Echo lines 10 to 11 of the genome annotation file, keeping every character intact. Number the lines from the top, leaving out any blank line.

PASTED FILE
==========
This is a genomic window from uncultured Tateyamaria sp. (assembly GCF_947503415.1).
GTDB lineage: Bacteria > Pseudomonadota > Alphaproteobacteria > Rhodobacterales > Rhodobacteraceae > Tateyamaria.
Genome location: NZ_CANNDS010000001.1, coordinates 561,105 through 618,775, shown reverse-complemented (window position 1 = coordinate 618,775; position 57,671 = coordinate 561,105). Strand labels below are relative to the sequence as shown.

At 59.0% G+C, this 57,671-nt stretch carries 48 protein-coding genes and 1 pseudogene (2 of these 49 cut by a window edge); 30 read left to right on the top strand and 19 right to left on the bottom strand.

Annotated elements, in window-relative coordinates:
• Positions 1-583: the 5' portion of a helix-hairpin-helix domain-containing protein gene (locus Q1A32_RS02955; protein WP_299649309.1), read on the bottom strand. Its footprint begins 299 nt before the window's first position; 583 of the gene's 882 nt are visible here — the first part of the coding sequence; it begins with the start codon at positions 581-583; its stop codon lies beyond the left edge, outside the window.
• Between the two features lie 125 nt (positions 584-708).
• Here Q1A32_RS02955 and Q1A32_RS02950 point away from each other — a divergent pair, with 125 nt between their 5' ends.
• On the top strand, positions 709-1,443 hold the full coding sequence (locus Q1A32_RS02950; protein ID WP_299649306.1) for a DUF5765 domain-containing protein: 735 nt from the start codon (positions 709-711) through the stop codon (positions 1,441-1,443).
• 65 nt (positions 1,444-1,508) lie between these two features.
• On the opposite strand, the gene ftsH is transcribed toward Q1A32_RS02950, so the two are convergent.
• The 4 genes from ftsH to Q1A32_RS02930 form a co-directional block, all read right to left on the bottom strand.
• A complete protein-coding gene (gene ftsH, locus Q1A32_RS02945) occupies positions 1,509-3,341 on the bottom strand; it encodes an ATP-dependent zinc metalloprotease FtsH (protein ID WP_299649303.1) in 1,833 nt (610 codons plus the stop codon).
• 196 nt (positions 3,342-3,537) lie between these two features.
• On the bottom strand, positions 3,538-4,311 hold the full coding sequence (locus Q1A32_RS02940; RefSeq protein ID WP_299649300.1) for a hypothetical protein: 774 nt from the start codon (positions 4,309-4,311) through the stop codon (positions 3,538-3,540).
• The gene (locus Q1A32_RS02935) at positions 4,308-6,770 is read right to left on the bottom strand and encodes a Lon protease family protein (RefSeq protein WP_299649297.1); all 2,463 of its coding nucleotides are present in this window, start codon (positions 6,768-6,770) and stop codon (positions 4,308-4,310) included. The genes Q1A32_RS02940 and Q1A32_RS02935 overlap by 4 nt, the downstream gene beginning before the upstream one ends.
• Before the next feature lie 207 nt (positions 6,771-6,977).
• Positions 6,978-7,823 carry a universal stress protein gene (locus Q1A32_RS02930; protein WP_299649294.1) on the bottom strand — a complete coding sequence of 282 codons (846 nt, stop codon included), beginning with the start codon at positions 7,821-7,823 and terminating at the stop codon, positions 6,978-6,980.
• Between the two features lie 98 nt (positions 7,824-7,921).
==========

• 65 nt (positions 1,444-1,508) lie between these two features.
• On the opposite strand, the gene ftsH is transcribed toward Q1A32_RS02950, so the two are convergent.